Neat little trick from Jeff Legwold today. He came up with a premise that the Broncos have given up too many big plays of late, and his column was titled thusly:
Broncos defense prone to yielding "explosive plays" in recent years
In classic Legwoldian, he writes that "most teams" consider 10-yard rushes and 20-yard completions to be "explosive plays." Not sure if he polled the league's coaches, or what, for that one.
When Mike Shanahan was fired by the Broncos, he left behind a team that was a shell of its former self. The players who had been stallions during the Super Bowl years were long gone. The defensive players who remained were, they said publicly, treated as second-class citizens.
The roster was depleted in multiple areas and then a young former offensive coordinator tried to move the team to a reflection of the 3-4 system that he’d just left, but without the kind of players who made that system work. The offense wasn’t exactly loaded, either. A lot of things were missing on defense during that transition - stronger players, workable draft picks, a middle linebacker who keeps his helmet on, common sense - but one vacancy stood out as the roster was changed over:
It means linebackers with the legs to catch a returner in the open field, or to give cornerbacks a shot at covering the multiple players they are matched up against in passing situations. It means backside pursuit and pass rushers who can reach the quarterback before he can carve up the secondary. It’s essential to the new concept of Broncos defense that John Fox and Jack Del Rio will be implementing this season - which, whatever else is true, will require a faster pocket pressure with quicker linebackers and better defensive backfield speed.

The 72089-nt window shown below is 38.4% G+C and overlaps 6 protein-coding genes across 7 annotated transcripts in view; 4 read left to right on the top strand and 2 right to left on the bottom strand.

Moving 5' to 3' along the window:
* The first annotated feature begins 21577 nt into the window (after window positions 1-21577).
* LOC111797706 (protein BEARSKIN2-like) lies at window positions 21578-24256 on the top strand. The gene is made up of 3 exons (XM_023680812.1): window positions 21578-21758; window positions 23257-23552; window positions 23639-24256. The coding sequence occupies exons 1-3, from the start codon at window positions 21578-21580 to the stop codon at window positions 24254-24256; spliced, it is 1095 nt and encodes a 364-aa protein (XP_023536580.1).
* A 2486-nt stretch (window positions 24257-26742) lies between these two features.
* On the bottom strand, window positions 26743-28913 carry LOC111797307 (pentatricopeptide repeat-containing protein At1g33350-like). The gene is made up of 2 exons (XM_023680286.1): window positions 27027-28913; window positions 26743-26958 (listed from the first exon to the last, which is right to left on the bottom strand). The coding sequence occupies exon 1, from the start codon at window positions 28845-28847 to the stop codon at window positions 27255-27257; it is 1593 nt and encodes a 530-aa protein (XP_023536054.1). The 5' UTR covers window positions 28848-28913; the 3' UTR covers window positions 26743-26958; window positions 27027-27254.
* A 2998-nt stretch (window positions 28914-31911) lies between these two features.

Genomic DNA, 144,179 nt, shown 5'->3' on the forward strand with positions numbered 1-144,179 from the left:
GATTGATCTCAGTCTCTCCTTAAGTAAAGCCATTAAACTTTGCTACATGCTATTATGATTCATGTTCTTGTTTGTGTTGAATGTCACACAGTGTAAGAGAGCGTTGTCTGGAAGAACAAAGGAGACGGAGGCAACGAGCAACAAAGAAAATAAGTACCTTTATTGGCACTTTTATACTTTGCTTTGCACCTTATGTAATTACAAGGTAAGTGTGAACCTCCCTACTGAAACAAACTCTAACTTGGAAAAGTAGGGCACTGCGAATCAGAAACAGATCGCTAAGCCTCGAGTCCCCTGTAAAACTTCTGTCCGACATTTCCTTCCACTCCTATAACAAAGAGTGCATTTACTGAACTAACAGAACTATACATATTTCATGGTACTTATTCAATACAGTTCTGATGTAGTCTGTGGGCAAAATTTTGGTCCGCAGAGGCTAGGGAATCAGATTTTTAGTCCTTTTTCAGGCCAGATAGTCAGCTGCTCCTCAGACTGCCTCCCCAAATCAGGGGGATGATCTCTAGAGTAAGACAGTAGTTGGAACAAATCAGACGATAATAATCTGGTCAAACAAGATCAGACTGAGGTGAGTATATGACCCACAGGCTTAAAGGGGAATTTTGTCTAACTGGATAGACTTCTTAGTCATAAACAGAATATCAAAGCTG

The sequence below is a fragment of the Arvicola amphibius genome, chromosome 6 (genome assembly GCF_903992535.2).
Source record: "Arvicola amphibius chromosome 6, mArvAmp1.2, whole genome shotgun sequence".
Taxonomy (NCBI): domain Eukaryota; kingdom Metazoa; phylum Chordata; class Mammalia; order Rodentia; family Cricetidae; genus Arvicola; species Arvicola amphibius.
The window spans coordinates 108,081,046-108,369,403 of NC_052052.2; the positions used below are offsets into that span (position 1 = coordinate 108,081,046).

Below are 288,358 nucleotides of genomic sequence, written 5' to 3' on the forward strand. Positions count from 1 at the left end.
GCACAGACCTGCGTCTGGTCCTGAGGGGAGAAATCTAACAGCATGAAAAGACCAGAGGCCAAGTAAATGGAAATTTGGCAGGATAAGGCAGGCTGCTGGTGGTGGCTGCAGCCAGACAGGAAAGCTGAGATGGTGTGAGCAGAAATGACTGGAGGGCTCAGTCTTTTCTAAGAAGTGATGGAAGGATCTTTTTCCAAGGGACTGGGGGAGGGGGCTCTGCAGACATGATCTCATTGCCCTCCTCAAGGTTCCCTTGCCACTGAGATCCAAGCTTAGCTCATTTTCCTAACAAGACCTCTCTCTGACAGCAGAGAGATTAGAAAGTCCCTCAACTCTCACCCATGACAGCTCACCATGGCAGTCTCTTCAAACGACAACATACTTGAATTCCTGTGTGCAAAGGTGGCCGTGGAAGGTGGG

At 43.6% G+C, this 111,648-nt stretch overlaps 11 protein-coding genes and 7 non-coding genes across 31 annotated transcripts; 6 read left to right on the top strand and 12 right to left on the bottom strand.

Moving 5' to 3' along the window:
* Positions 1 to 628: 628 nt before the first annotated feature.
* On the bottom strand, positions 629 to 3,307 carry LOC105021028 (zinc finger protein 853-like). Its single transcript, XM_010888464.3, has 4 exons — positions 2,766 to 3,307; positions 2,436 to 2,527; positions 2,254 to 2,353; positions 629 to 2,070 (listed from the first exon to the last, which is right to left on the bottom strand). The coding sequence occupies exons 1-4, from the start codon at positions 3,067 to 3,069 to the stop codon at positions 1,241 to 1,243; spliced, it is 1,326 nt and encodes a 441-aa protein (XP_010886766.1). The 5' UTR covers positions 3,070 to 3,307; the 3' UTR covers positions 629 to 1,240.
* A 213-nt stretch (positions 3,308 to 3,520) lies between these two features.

Good Morning, Broncos fans! Justin Bannan (calf), Ryan Harris (ankle), and Quinton Carter (knee, hamstring) were among those who did not participate in yesterday's practice (Peyton Manning, photos, more photos), while Ty Warren left early with a possible stomach virus. Newly signed LB Keith Brooking was already on the field for individual and 7-on-7 drills; he cannot join padded practices until Saturday.
D.J. Williams even saw some action, but it was only at the Sam spot when Von Miller got a late start to the morning walkthrough. A failure to stay in bounds by Knowshon Moreno while trying to run out the clock yesterday calls both his low Wonderlic score and Marion Barber to mind, although he did see first-team snaps.
The Broncos also had a walkthrough yesterday evening, and this morning's practice will be somewhat abbreviated so the team can catch a flight to Chicago for tomorrow's preseason opener.